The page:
As I am no historian (really I am not very good with history), and there is such a vast amount of information that spans back centuries, I can only provide you with my interpretation and opinion of Papercutting History. I have provided some links at the end if you are interested in looking in to this further. I have tried to keep this as brief as I can to just give you a glimpse into the information that is available.
Everywhere I have looked, people seem to be in agreement about China being the place of origin of papercutting, however the timeline varies. The most common belief is that it dates back to the 6th century; yet there are a few that believe they can trace papercut art as far back as the 4th century. It is believed that papercutting started from the creation of stencils that were used for embroidery patterns and painting decoration on to fine silks. Papercutting is a massive part of Chinese heritage and traditional culture.
As with many aspects of Chinese culture, there is a great deal of symbolism in every papercut, down to the traditional red colouring which represents prosperity, luck, joy and good fortune. Each papercut appears to have a specific meaning, purpose and is created with sincere well wishes. When I was looking in to the Chinese history of papercutting, I discovered a wonderful page of information explaining some of the symbols that are used in specific pieces, such as gifts for weddings and birthdays (links are listed at the bottom of the page). There is also great significance in the use of Chinese Zodiac symbols.
The symbol in the centre of both of these designs is “shuāngxǐ” Most commonly used in such artistic designs and less likely to be seen in every day language. This symbol translates as “double happiness”, basically wishing the newly weds happiness, luck and joy together as a couple / unity. I love that the design on the left here has 2 hearts representing the bottom shapes of the “xi”.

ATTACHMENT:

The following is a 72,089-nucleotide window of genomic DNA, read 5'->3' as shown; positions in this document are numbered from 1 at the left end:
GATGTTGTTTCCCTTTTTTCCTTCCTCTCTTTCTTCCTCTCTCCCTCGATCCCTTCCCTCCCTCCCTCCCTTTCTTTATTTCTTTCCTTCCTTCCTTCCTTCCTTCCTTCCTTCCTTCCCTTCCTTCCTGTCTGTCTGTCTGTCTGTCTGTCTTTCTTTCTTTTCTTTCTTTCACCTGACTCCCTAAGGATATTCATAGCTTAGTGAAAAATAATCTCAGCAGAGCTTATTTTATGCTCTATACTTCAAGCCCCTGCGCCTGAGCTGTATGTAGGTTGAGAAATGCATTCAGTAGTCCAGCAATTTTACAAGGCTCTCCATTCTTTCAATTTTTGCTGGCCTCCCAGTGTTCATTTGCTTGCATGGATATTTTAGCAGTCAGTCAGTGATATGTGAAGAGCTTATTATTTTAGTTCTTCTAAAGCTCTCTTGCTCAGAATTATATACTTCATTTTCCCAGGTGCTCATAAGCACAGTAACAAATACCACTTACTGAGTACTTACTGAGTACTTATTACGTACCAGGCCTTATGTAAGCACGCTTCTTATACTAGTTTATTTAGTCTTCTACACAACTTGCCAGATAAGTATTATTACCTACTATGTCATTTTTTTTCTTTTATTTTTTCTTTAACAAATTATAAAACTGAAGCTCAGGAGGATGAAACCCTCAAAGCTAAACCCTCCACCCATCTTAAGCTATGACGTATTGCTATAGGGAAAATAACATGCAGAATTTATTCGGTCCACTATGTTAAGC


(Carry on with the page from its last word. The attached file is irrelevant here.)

Papercutting was (in places still is) known as “folk art”, it wasn’t really recognised as its own art form until it began sweeping the nations and became increasingly popular around the Western world. Many cultures have some form of papercutting in their history. Predominantly this is because it was an inexpensive way of creating something pretty, creative and with meaning and it was easy to incorporate in to celebrations and events.
Jewish culture is another of the papercutting history tales that has mixed views as to when it began to appear. Sadly what is agreed, is that like much of the Jewish art, most of their Papercutting heritage was destroyed during times of war. However, it has made its way back in to the lives of the Jewish people and again, like the Chinese culture, is often used in times of celebration using symbolism and meaning; especially around weddings and religious ceremonies. Unlike the solid red colour of more traditional Chinese papercuts, Jewish pieces are more varied and colourful. They are also very symmetrical in design. I actually found some great information, again regarding the symbology, used within Jewish papercut designs. Many of which translate through history and are heavily connected to religion. I would recognise lots of the Jewish born designs as being more “folksy” in nature (depending on where about in the world the design originates off course).
There are many folk art designs and creations through much of Asia and Europe (particularly Eastern Europe). With each area developing their own styles and adding their own culture, beliefs, symbology and themes in to their creations.
It’s good to see that these are still being passed on down through generations. Predominantly Folk style papercuts are symmetrical, very colourful and cheerful in design.
In Poland papercutting is known as “wycinanki” and has two distinctive forms, “Kurpie” and “Lowicz”. The women of Kurpie traditionally
created symmetrical geometric designs from a single sheet of paper folded in half with the design on one half, cut then opened out (mirroring the image). Where the people of Lowicz created designs using multiple very colourful papercuts and layering them.
The term “Scherenschnitte” (translates to scissor cuts in German) originated in Germany and Switzerland (I can’t quite get to the bottom of where first). It is believed that the silhouette style of papercutting was named after a French Banker Etienne de Silhouette. So as you can see papercutting is threaded throughout history in one form or another.